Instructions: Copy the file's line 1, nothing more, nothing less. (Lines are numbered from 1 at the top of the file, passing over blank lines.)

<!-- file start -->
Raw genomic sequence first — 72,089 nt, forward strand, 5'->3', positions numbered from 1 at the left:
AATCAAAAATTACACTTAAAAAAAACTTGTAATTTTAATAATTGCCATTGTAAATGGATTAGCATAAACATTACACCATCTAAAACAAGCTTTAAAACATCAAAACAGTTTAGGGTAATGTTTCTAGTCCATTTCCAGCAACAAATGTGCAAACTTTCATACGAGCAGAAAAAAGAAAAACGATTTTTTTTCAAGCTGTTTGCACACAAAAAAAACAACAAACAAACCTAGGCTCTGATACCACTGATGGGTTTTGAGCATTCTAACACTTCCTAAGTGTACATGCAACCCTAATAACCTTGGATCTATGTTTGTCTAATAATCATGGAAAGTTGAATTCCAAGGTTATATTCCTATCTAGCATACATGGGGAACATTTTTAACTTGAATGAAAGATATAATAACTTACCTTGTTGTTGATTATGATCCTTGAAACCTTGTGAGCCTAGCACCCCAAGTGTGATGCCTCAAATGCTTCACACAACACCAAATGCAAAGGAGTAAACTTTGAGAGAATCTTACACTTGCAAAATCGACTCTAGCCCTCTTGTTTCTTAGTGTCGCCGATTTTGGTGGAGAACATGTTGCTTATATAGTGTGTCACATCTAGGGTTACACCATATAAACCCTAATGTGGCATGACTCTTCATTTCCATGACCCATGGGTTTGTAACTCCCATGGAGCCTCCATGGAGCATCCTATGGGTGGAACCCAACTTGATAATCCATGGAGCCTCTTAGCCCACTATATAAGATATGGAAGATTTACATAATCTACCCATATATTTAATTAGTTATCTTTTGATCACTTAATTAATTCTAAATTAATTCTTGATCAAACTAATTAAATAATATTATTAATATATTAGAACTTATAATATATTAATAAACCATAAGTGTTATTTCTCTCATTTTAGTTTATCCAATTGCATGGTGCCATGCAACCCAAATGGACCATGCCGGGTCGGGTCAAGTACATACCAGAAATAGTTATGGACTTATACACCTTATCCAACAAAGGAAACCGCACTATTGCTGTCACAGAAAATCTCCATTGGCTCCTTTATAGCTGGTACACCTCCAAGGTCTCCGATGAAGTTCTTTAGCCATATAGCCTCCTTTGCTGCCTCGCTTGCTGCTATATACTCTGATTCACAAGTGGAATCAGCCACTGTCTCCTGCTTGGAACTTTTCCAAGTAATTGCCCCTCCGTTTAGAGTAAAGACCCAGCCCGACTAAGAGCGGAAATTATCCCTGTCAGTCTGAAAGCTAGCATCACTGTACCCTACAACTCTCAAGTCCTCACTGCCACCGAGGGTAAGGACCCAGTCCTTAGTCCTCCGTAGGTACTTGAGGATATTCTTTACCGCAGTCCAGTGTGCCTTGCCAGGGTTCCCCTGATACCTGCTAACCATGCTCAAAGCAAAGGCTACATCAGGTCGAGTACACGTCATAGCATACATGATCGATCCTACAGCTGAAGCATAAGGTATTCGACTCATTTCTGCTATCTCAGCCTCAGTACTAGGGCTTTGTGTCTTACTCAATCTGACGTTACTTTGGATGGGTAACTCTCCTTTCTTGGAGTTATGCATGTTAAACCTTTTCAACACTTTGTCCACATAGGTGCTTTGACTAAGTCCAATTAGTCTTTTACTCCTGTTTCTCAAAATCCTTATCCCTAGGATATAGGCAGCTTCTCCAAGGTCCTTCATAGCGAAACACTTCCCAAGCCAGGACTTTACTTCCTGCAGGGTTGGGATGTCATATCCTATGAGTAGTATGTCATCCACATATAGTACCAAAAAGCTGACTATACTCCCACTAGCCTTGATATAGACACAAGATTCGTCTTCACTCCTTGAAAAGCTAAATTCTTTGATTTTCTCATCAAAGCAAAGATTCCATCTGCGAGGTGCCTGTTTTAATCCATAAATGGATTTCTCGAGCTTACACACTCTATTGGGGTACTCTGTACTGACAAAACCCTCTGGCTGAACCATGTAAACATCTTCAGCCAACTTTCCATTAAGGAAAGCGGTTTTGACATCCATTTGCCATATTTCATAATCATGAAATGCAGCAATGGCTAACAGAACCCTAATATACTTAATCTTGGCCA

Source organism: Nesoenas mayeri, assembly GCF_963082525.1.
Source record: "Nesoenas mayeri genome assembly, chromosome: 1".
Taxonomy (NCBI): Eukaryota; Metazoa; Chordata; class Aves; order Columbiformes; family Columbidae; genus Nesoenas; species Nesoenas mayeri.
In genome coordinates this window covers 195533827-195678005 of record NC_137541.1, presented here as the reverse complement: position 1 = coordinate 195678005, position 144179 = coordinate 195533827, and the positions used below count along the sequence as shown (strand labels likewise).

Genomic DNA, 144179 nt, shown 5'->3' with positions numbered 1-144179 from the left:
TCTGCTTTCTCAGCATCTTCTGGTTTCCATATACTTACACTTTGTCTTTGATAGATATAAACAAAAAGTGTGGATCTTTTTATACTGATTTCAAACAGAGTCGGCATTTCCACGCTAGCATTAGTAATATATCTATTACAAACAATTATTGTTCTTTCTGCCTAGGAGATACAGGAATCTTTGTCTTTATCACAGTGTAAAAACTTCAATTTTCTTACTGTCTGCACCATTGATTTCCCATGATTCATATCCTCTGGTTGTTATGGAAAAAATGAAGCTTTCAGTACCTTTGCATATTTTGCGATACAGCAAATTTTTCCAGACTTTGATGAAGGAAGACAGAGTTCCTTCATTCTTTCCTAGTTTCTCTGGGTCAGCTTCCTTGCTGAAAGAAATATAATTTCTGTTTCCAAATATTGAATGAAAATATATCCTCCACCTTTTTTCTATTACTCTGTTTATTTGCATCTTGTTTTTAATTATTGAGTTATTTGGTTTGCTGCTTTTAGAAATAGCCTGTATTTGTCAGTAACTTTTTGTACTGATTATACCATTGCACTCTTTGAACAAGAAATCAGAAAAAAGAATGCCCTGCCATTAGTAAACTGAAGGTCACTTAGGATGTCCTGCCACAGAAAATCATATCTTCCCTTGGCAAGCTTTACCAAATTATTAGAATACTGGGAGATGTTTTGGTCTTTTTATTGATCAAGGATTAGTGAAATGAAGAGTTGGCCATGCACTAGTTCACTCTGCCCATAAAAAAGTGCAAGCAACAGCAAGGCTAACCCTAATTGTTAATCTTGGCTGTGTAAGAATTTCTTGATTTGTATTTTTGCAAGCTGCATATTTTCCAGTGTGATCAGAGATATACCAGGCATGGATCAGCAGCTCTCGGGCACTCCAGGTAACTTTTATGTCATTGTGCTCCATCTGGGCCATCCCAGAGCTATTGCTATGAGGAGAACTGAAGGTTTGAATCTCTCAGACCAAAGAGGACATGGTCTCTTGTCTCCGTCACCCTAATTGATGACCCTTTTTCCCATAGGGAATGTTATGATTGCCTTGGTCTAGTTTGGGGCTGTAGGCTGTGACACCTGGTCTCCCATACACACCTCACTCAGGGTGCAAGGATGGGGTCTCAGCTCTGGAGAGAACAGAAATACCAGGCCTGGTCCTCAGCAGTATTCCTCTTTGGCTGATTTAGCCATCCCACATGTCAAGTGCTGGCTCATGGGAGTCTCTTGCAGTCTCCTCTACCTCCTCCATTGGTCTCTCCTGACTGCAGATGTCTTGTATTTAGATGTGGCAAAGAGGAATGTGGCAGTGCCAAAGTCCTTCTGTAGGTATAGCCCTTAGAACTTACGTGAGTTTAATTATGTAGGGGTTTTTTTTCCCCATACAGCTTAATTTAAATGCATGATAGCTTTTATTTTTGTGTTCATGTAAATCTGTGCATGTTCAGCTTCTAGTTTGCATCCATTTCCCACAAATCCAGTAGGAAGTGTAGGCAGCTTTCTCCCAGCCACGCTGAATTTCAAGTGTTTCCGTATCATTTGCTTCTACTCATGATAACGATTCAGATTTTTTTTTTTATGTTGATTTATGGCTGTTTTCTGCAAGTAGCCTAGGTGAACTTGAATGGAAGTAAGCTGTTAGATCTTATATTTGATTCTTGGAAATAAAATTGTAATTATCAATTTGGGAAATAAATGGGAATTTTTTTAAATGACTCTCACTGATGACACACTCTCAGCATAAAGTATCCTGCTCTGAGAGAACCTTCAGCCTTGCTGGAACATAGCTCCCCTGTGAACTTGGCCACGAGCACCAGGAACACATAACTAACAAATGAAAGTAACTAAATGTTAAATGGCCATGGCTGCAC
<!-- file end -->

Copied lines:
Raw genomic sequence first — 72,089 nt, forward strand, 5'->3', positions numbered from 1 at the left: